9 False Discounts at Stores in Spain
Competition is at an all-time high between both online and traditional stores. As consumers we’re bombarded with promos, offers, discounts and freebies in order to get us to part with our hard-earned cash. But it pays to take a couple of minutes to reflect before you buy.
BOGOFFs, 3×2, 4×3
Buy One Get One Free, or BOGOF, is your local supermarket’s favourite type of promo. Why? Because they know that you can’t remember every price.
In reality in these type of offers the unit price is always higher that what you’d normally pay. Rather than get one item totally free, you actually get a small discount and in some cases you may even end up spending more.
There’s even a dedicated website for Carrefour’s blunders. Take a look at Harto De Carrefour (Fed Up Of Carrefour) – the name says it all.
Buy One & Get Second Item 70% Off
Wow, 70% off sounds like such a great offer, but once again unit prices are inflated.
Seen at one supermarket: Pâté original price 3.25€, now 5€ and second item 70% off 1.50€. Let’s do the maths: original price 3.25€x2 = 6.50€, offer price 5€+1.50€ = 6.50€.
Consumers do not like to be treated as idiots.
Items “Rounded Down” to 1€ / 2€
Another ploy by supermarkets is the idea that they’ve rounded down their prices to the nearest euro. However, some places are so lazy that they leave the original price label on the shelf below the “special offer” price.
Watch out for products priced between the 0.98€ to 1.02€ sold for 1€, not exactly a bargain.
False Previous Price
With online stores, outlets and sales from abroad, the concept of buying during the summer or winter sales has become somewhat blurred.
In Spain the regulation that items must have been on sale for one month at the higher price displayed on a discount label was discontinued in 2012.
Some stores just invent the “was” price in order for the “now” price to be more attractive.
For items sold by major brands with their own online store, consumers should check the usual price.
No “IVA” Days
Most stores use this promo to sell big ticket items such as TVs, computers and smartphones. In big letters you’ll see that you can save the equivalent of sales tax (21% on mainland Spain and the Balearics) which looks like a fantastic saving.
But once again the previous price is inflated.
It’s easy to calculate savings during this type of promo, just compare with other stores selling at the normal price.
A bit trickier as some stores really do offer interest-free credit from time to time.
First of all by law the small print must include all the details and an example of an amount financed and the final amount repaid.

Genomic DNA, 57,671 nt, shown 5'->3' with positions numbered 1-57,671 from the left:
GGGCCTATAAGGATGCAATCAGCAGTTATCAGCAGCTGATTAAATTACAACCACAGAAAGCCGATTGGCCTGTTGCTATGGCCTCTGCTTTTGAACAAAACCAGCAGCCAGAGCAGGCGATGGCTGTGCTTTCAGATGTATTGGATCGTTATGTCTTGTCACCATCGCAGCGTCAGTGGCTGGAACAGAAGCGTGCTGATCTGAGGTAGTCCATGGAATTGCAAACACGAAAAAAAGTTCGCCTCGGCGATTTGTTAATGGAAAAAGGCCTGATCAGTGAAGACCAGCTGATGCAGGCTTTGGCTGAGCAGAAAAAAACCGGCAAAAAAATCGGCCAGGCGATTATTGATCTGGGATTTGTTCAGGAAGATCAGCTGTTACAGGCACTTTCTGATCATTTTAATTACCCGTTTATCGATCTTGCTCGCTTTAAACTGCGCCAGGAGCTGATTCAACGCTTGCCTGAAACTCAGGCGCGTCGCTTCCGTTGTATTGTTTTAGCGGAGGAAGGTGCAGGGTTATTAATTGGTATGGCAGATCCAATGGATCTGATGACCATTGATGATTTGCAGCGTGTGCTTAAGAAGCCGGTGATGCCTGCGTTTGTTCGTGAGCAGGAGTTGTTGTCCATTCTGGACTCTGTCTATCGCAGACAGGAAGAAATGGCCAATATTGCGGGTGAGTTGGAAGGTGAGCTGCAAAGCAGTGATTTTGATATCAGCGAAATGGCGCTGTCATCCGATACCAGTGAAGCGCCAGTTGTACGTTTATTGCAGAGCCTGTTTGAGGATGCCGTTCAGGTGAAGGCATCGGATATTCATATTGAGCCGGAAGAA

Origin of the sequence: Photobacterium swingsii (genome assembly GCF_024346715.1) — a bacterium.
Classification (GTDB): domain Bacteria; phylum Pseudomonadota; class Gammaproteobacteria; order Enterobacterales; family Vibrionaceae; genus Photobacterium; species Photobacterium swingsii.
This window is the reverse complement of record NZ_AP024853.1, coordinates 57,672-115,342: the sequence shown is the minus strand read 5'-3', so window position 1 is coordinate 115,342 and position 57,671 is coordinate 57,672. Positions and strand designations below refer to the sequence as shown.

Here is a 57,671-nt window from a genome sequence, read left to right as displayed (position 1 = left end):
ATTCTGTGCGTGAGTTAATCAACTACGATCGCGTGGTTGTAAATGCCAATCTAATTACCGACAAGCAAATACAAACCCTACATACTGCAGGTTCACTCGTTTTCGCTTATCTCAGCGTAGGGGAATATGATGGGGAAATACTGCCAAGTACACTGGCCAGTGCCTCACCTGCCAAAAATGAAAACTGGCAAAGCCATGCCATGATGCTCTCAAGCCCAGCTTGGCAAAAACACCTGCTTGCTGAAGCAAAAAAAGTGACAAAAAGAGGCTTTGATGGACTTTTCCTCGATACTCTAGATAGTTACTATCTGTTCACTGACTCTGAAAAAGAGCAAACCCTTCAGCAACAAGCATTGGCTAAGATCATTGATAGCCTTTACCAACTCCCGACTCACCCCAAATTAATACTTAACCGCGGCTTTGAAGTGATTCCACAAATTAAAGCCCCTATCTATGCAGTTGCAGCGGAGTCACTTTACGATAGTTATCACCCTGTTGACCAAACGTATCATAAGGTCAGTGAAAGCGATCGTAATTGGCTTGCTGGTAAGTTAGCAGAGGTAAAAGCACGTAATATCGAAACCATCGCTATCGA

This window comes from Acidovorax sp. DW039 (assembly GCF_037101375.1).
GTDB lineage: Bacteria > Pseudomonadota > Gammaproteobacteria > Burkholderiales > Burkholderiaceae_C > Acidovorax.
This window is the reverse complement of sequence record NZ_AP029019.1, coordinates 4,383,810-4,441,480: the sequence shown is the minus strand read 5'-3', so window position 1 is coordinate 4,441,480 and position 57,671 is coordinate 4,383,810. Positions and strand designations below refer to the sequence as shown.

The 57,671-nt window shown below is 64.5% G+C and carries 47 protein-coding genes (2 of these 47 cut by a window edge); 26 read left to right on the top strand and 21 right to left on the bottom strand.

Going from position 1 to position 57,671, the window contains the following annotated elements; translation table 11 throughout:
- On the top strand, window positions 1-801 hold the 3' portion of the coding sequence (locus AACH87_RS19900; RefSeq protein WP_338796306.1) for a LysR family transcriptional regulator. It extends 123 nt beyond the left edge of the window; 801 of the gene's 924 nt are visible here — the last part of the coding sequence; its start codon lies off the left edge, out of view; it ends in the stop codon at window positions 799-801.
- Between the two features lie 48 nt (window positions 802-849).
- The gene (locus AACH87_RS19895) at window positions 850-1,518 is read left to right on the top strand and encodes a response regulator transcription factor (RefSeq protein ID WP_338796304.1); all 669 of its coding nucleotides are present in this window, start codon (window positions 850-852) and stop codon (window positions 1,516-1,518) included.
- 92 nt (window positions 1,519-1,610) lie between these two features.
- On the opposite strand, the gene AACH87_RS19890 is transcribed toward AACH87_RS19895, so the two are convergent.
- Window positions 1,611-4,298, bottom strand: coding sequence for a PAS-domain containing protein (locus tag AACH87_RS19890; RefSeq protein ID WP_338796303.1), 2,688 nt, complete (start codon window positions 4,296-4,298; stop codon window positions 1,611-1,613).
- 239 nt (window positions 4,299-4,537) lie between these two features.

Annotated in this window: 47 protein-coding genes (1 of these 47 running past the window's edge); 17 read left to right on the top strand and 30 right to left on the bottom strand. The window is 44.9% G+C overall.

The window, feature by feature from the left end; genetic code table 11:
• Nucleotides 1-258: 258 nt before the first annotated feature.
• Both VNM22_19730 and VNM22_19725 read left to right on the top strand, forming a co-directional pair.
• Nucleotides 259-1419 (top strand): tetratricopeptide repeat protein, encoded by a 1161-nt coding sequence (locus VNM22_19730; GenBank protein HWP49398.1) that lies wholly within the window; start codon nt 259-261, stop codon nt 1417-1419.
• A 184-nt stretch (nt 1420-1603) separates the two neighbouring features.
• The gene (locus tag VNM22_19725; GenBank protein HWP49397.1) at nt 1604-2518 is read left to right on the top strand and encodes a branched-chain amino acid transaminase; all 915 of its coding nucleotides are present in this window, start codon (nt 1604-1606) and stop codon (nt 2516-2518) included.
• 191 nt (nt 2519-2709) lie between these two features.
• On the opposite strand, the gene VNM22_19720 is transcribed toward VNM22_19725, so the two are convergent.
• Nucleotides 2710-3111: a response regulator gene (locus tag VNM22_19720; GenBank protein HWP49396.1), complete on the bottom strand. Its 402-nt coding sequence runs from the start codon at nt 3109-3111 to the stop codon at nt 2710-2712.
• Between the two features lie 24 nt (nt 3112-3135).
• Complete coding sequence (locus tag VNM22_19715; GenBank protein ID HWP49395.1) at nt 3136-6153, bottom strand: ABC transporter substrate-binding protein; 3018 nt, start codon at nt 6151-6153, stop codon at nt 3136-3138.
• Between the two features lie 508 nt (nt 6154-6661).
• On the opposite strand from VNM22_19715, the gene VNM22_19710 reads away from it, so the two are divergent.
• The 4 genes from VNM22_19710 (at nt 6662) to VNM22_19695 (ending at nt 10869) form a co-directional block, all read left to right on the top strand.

Check that the TIN and the TAE rates are both 0%. The TIN rate is the interest rate without any extras, the TAE rate includes any other concept such as an arrangement fee. If the TAE is 0% then the example in the small print will show the amount financed is the same as the amount repaid.
In most cases it’s not the stores themselves that offer credit, but a finance company. This means that they will have your data to try and sell you more finance products in the future.
Black Friday and Cyber Monday
Every year Spanish consumer organisation OCU takes a look at the major stores in Spain to see whether they really have reduced prices or not. We suppose you can guess the results!
Here’s a table provided by OCU where you can see the percentage of prices increased and decreased by stores for these two promotion days. Overall only Fnac really showed reductions, and even then only by around 7%.
Using “Hasta”, “Desde” and Small Print
A speciality at clothing and footwear stores. Discounts of up to (hasta) 70% when only 5 items have this discount or prices from (desde) 5€, when you can only find a couple of items.
Reduced items are often located at the back and next to items not reduced. For stores it’s the best way to get you to walk around and buy something you didn’t come in for.
Free Shipping, At a Price
You click on an email showing free shipping at your favourite store, but it turns out that there’s a threshold. So you end up buying an extra item just to meet the threshold and get your “free shipping”.
And if you think you know the threshold for the store you use the most, many online stores make things even more difficult by continuously tweaking the threshold for free delivery.